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Press Release - Open Data Challenge awards 20,000 euros in prizes to Europe's most exciting projects in the field of open government data

BRUSSELS, June 16th 2011 - Europe's biggest ever open data competition concluded today when European Commission vice President Neelie Kroes handed out prizes totaling 20,000 euros at the Commission's Digital Agenda Assembly in Brussels.

 The winner of the biggest prize - a cheque for 5000 euros - for the best application based on open data was ZNasichDani from Slovakia, whose Fair Play Alliance app allows journalists and others to scrutinize government procurement contracts in her home country.

 The best idea category was won by Jonas Gebhardt and colleagues from the Hasso Plattner Institute in Potsdam in Germany, with their bePart idea for a mobile app that would give citizens greater knowledge about large building projects in their areas, and the ability to give feedback about projects near where they live.

 The prize for the best visualization of government data was awarded to Oliver O'Brien from University College London, for his Bike Share Map application that helps track the movement of the city bikes in cities in 6 E.U. countries as well as in countries including the USA, Brazil, Norway and Japan.

 And finally a special Open Data Award was given to a Romanian team led by Vasile Craciunescu for its eHarta historical maps app, which allows users to compare old and new maps, including digital maps such as Google Maps, of locations in Romania so that they can trace how certain landscapes evolved.

 The competition ran for two months and received 430 entries from 24 countries in the European Union. Entrants including developers, journalists, public sector employees, designers, NGOs and the general public were invited to develop fully blown applications, submit ideas, create inspiring new visuals, and open up important datasets to make better use of public sector information.

 The entries were judged by a 37-strong jury including luminaries in the fields of open data and open computing such as the inventor of the worldwide web Sir Tim Berners-Lee.

 “There were many more great applications than we could give prizes to,” said Berners-Lee.

 “With sufficient political leadership, open data platforms will deliver large collective benefits to society,” said Anthony Willams, another Challenge judge, co-author of the best-seller Wikinomics and an OpenForum Academy Fellow.

 "We were particularly pleased at the geographical coverage the competition achieved. Going forward we hope we can build on this loose network of coders, designers and others to create a bigger and better
connected European open data community - and a greater sense of shared purpose amongst people reusing public data to create social and economic value," said Rufus Pollock, co-founder of the Open Knowledge Foundation.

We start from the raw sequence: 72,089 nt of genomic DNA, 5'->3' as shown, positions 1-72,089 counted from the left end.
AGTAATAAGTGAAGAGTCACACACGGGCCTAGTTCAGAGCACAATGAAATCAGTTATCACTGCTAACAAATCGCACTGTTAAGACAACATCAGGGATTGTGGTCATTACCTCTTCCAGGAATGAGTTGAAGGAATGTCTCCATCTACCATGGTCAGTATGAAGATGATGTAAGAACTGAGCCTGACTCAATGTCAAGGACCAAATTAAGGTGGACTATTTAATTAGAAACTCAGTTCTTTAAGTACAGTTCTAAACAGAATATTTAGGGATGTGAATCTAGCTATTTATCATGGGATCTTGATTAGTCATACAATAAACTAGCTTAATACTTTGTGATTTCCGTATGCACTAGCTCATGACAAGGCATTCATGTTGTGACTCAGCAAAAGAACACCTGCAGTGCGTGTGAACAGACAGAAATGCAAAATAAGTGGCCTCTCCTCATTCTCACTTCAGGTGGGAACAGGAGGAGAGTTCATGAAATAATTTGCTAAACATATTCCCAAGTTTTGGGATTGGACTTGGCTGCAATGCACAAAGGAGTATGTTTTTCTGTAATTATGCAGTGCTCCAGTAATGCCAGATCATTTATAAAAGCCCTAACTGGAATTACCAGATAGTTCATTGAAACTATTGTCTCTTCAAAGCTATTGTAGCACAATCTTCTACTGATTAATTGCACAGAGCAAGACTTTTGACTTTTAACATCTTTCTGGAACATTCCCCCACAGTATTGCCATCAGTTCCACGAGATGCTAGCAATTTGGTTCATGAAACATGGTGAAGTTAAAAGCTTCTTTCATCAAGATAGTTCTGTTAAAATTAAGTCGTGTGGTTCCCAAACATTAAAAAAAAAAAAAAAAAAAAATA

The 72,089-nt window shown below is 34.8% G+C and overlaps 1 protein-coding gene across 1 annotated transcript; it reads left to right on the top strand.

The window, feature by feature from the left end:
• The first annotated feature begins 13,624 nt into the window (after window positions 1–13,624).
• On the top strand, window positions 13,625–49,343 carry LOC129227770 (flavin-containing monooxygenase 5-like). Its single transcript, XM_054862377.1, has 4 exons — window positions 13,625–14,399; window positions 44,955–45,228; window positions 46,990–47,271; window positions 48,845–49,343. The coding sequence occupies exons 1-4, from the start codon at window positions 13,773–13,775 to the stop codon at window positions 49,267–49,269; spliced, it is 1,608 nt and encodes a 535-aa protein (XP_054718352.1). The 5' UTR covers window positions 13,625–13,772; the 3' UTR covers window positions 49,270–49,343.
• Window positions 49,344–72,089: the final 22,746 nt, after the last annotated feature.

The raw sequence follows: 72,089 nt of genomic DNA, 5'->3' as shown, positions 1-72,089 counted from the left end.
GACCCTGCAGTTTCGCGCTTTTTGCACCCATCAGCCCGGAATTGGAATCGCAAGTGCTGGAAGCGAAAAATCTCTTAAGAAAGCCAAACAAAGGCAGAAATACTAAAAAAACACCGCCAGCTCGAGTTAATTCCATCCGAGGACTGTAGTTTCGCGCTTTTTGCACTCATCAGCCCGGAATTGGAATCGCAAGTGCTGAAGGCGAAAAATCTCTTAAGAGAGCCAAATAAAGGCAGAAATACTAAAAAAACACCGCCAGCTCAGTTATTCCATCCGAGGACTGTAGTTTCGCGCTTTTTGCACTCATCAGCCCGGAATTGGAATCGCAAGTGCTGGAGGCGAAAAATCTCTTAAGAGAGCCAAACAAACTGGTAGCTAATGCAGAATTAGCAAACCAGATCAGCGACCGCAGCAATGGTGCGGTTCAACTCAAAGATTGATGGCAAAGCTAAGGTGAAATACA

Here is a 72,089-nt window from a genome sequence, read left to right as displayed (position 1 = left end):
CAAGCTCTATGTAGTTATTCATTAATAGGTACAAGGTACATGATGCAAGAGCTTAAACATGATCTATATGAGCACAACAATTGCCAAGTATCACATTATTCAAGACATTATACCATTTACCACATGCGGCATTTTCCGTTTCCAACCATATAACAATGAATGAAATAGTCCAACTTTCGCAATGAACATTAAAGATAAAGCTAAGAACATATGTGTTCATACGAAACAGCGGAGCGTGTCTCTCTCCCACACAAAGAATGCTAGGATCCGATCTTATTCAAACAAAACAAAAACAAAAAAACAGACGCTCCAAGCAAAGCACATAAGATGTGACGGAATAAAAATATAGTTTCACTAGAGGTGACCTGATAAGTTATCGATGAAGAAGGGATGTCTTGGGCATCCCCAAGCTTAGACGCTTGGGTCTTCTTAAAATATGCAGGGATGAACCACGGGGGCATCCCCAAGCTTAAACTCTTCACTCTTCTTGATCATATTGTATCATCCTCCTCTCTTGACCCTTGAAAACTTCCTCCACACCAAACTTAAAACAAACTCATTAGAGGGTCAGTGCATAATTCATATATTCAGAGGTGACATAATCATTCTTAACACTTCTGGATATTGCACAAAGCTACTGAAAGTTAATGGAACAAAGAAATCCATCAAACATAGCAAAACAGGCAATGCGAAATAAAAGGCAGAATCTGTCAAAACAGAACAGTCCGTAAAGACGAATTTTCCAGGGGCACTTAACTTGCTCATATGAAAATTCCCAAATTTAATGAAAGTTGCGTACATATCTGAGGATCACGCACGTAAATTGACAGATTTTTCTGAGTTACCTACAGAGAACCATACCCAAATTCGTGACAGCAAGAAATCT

"The response to this competition shows that making open data a priority is great for innovation, creates economic opportunity and can enhance transparency for us all," said Omar Benjelloun, head of Google's Public Data Explorer team. Google is headline sponsor of the Open Data Challenge. Pollock and Benjelloun were both judges in the competition.

The Open Data Challenge marks a milestone in the creation of this new and exciting field. It brought together key players from the world of open data - from NGOs, designers, developers, and journalists, to official initiatives such as and the new, along with some of the world’s best known IT companies including Google, IBM and Microsoft. While in the past open data has mainly been advocated by independent developers and civic society organizations, increasingly IT companies see public data as a valuable asset which they can use as the basis for better services for citizens, programmers and others.

The Open Data Challenge was coordinated by two organizations: the Open Knowledge Foundation, a non-profit organization which is leading efforts to open up public data around the world; and OpenForum Academy, a think tank offshoot of OpenForum Europe, a non-profit IT industry trade group promoting open standards and open source software, which counts Google and IBM among its members.

 The Challenge was organized under the auspices of the Share PSI initiative, an alliance of stakeholders that aims to promote interoperability and integration of public sector information across Europe and beyond. This group, led by standards bodies the W3C and ETSI, aims to forge the lightweight agreements and standards that are needed to enable interoperability and integration of public sector information.


For details about entries, sponsors, judges etc please go to


For more information please contact

Jonathan Gray from the Open Knowledge Foundation on +49 157 7393 9765,

or Paul Meller from OpenForum Europe +32 497 322 966,

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